Then in 2008, Zimbabwe also ratified the African Charter on Human and People’s Rights on the rights of women in Africa, including Article 6 which sets the age of marriage at 18.
In September 2014, Zimbabwe signed a joint statement on child early and forced marriages (HRC 27 agenda item 3). The joint statement addresses the root causes of child marriages and also recognises the role of traditional leaders and men.
The year 2015 saw Zimbabwe launching the African Union’s campaign to end Child Marriage in Africa.
Another victory was in 2016, when Zimbabwe’s Constitutional Court outlawed child marriage so no one may enter into any marriage before 18.
The country also co-sponsored the 2017 Human Rights Council resolution recognising the need to address child, early and forced marriage in humanitarian contexts.
Eighty-five countries co-sponsored the resolution including countries with high rates of child marriage.
Most importantly, the country’s National Gender Policy was revised in 2017 and now includes components on addressing child marriages.
Zimbabwe also committed to eliminating child and early child marriage by 2030 in line with Sustainable Development Goal 5.3, eliminate all harmful practices such as child and early child marriages and female genital mutilation.
Globally, the International Conference on Population and Development (ICPD) which was convened in Cairo, Egypt, from September 5-13, 1994 adopted the Programme of Action, which emphasised the fundamental role of women’s interests in population matters and introduced the concepts of sexual and reproductive health and reproductive rights.
But the Cairo agenda has yet to be realised for all people in all places.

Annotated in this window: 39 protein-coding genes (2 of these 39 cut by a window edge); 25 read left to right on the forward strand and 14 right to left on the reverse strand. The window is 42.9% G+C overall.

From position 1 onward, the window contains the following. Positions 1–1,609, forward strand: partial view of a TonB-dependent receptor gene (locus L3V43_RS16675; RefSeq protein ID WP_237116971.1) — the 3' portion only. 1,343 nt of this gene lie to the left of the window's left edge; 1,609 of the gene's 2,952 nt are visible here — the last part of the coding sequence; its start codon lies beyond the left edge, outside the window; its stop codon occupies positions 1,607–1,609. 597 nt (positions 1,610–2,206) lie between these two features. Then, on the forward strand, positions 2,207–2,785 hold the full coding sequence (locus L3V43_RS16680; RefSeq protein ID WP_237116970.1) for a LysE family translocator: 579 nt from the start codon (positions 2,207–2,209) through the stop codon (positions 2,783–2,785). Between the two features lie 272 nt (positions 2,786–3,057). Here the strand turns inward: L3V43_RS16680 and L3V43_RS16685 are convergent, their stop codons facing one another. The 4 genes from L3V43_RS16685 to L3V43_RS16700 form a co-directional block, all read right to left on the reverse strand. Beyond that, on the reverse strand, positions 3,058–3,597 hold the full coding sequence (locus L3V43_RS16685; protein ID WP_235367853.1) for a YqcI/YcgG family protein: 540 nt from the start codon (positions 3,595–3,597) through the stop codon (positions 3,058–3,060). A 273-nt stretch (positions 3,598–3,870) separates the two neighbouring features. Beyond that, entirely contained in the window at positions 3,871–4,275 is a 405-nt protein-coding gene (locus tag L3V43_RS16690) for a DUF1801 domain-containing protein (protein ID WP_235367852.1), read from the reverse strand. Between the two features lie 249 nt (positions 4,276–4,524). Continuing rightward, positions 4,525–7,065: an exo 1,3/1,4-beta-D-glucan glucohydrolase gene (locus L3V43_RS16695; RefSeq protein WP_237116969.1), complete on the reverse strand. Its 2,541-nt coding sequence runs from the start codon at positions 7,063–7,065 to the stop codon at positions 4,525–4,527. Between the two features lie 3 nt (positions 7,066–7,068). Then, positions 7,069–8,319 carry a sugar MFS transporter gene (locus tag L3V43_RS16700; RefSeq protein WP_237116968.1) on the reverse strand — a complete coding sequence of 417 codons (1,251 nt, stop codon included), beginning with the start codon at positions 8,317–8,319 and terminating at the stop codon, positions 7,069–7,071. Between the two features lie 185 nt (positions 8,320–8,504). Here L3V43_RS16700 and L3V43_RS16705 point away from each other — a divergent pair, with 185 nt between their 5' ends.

The AU Roadmap on harnessing the Demographic Dividend Through Investments in Youth points out that the high maternal and child mortality, prevalence of sexually transmitted infections, socio-cultural practices that inhibit access to health and well-being particularly harmful practices such as child marriage and FGM, and the unacceptable school dropout rates due to unintended pregnancies pose a serious threat to Africa’s efforts to harness the demographic dividend.
This year’s DAC also comes at a time a new study, conducted by the Population Council and Women Deliver confirms the link between early child marriages and economic challenges.
The study titled, “Having a child before becoming an adult: Exploring the economic impact in a multi-country analysis”, has revealed a strong and consistent lifelong negative association between giving birth before age 18 and a woman’s economic empowerment.
The research, previewed last week, points to the critical need to strengthen sexual and reproductive health and rights and expand economic opportunities for girls and women throughout their lives.
“The ability to earn and control cash represents more than just earnings — it influences a woman’s ability to make strategic life choices,” said deputy director of the Population Council’s Girl Centre, Stephanie Psaki.